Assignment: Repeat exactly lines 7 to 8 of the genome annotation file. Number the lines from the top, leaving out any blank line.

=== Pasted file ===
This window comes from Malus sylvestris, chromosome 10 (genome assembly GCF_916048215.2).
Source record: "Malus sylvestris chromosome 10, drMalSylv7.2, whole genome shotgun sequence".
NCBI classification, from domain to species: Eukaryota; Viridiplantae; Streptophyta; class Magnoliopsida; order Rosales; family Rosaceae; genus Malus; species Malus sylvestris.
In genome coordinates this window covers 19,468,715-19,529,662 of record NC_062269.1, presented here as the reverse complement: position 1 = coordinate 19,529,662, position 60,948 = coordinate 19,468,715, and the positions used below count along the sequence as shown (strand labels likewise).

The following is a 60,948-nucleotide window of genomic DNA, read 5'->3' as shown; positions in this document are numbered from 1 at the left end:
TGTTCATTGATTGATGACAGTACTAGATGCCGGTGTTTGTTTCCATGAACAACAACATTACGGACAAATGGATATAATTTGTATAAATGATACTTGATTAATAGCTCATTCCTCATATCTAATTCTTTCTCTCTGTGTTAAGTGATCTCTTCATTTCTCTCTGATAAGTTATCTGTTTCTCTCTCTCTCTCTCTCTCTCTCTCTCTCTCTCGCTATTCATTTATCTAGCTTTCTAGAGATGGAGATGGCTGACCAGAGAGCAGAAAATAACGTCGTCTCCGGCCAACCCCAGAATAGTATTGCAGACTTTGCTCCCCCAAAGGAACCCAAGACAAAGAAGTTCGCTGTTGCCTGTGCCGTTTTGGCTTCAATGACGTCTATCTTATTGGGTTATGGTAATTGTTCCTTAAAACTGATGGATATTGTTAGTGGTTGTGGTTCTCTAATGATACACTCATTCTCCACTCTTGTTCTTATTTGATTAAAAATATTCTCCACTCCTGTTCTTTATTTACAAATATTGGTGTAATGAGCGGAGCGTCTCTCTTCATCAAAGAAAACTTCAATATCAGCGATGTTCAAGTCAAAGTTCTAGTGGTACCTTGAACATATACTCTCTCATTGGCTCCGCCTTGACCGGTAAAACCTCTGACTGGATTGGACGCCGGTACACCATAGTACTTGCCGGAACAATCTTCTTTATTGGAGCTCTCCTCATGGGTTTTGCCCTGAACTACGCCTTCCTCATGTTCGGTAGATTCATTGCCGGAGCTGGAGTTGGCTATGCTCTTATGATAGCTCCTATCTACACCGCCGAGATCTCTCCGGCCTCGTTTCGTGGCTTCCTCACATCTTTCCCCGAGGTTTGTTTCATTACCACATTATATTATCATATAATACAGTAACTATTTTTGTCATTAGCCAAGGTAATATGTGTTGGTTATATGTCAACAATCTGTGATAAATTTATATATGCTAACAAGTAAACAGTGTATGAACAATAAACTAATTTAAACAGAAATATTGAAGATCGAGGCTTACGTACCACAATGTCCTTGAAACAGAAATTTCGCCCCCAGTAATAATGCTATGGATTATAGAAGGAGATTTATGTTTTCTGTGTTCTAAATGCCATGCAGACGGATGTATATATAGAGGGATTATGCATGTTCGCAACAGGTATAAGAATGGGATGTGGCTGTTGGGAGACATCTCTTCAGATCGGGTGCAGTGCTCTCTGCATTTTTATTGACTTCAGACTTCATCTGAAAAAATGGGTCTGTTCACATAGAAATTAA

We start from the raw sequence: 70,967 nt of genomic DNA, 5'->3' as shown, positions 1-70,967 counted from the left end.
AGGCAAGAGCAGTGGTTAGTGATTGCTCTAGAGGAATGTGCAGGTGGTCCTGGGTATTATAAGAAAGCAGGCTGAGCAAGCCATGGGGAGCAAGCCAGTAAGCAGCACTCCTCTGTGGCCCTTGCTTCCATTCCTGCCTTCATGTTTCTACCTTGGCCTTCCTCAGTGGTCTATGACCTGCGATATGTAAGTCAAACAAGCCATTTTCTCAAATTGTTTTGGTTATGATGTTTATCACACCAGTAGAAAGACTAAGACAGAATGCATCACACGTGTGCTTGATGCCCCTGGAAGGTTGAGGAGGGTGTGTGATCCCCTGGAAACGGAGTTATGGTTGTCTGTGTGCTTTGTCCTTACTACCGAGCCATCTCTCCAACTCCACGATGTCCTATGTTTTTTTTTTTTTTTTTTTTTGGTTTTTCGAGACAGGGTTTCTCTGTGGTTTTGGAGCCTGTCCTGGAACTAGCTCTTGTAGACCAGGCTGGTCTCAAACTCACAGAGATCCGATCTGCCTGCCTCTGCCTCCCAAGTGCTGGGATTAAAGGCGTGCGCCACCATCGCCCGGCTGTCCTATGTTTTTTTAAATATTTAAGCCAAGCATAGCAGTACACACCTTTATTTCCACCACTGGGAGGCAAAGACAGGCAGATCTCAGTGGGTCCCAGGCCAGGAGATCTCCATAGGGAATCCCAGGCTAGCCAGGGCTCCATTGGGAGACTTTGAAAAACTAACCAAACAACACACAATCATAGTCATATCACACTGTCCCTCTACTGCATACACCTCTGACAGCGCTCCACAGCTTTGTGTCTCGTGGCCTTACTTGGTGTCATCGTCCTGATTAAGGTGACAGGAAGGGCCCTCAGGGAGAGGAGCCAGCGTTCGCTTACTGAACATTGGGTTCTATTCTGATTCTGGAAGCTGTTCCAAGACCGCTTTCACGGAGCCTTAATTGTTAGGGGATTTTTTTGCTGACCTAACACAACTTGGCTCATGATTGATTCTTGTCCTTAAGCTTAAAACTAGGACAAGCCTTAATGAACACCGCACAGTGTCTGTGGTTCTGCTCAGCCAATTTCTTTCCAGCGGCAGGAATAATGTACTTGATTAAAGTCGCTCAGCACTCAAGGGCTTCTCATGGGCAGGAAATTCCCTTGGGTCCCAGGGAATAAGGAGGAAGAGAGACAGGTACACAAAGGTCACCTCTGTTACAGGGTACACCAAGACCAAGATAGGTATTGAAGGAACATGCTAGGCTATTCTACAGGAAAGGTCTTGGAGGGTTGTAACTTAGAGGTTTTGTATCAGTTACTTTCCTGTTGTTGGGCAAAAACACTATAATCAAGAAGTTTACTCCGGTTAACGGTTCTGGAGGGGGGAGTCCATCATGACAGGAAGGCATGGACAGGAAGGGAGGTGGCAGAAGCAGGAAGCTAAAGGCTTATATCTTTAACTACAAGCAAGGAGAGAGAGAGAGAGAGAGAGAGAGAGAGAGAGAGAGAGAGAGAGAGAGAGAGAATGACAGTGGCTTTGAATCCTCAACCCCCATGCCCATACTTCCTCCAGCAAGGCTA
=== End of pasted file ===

We start from the raw sequence: 70,967 nt of genomic DNA, 5'->3' as shown, positions 1-70,967 counted from the left end.
AGGCAAGAGCAGTGGTTAGTGATTGCTCTAGAGGAATGTGCAGGTGGTCCTGGGTATTATAAGAAAGCAGGCTGAGCAAGCCATGGGGAGCAAGCCAGTAAGCAGCACTCCTCTGTGGCCCTTGCTTCCATTCCTGCCTTCATGTTTCTACCTTGGCCTTCCTCAGTGGTCTATGACCTGCGATATGTAAGTCAAACAAGCCATTTTCTCAAATTGTTTTGGTTATGATGTTTATCACACCAGTAGAAAGACTAAGACAGAATGCATCACACGTGTGCTTGATGCCCCTGGAAGGTTGAGGAGGGTGTGTGATCCCCTGGAAACGGAGTTATGGTTGTCTGTGTGCTTTGTCCTTACTACCGAGCCATCTCTCCAACTCCACGATGTCCTATGTTTTTTTTTTTTTTTTTTTTTGGTTTTTCGAGACAGGGTTTCTCTGTGGTTTTGGAGCCTGTCCTGGAACTAGCTCTTGTAGACCAGGCTGGTCTCAAACTCACAGAGATCCGATCTGCCTGCCTCTGCCTCCCAAGTGCTGGGATTAAAGGCGTGCGCCACCATCGCCCGGCTGTCCTATGTTTTTTTAAATATTTAAGCCAAGCATAGCAGTACACACCTTTATTTCCACCACTGGGAGGCAAAGACAGGCAGATCTCAGTGGGTCCCAGGCCAGGAGATCTCCATAGGGAATCCCAGGCTAGCCAGGGCTCCATTGGGAGACTTTGAAAAACTAACCAAACAACACACAATCATAGTCATATCACACTGTCCCTCTACTGCATACACCTCTGACAGCGCTCCACAGCTTTGTGTCTCGTGGCCTTACTTGGTGTCATCGTCCTGATTAAGGTGACAGGAAGGGCCCTCAGGGAGAGGAGCCAGCGTTCGCTTACTGAACATTGGGTTCTATTCTGATTCTGGAAGCTGTTCCAAGACCGCTTTCACGGAGCCTTAATTGTTAGGGGATTTTTTTGCTGACCTAACACAACTTGGCTCATGATTGATTCTTGTCCTTAAGCTTAAAACTAGGACAAGCCTTAATGAACACCGCACAGTGTCTGTGGTTCTGCTCAGCCAATTTCTTTCCAGCGGCAGGAATAATGTACTTGATTAAAGTCGCTCAGCACTCAAGGGCTTCTCATGGGCAGGAAATTCCCTTGGGTCCCAGGGAATAAGGAGGAAGAGAGACAGGTACACAAAGGTCACCTCTGTTACAGGGTACACCAAGACCAAGATAGGTATTGAAGGAACATGCTAGGCTATTCTACAGGAAAGGTCTTGGAGGGTTGTAACTTAGAGGTTTTGTATCAGTTACTTTCCTGTTGTTGGGCAAAAACACTATAATCAAGAAGTTTACTCCGGTTAACGGTTCTGGAGGGGGGAGTCCATCATGACAGGAAGGCATGGACAGGAAGGGAGGTGGCAGAAGCAGGAAGCTAAAGGCTTATATCTTTAACTACAAGCAAGGAGAGAGAGAGAGAGAGAGAGAGAGAGAGAGAGAGAGAGAGAGAGAGAGAGAGAATGACAGTGGCTTTGAATCCTCAACCCCCATGCCCATACTTCCTCCAGCAAGGCTA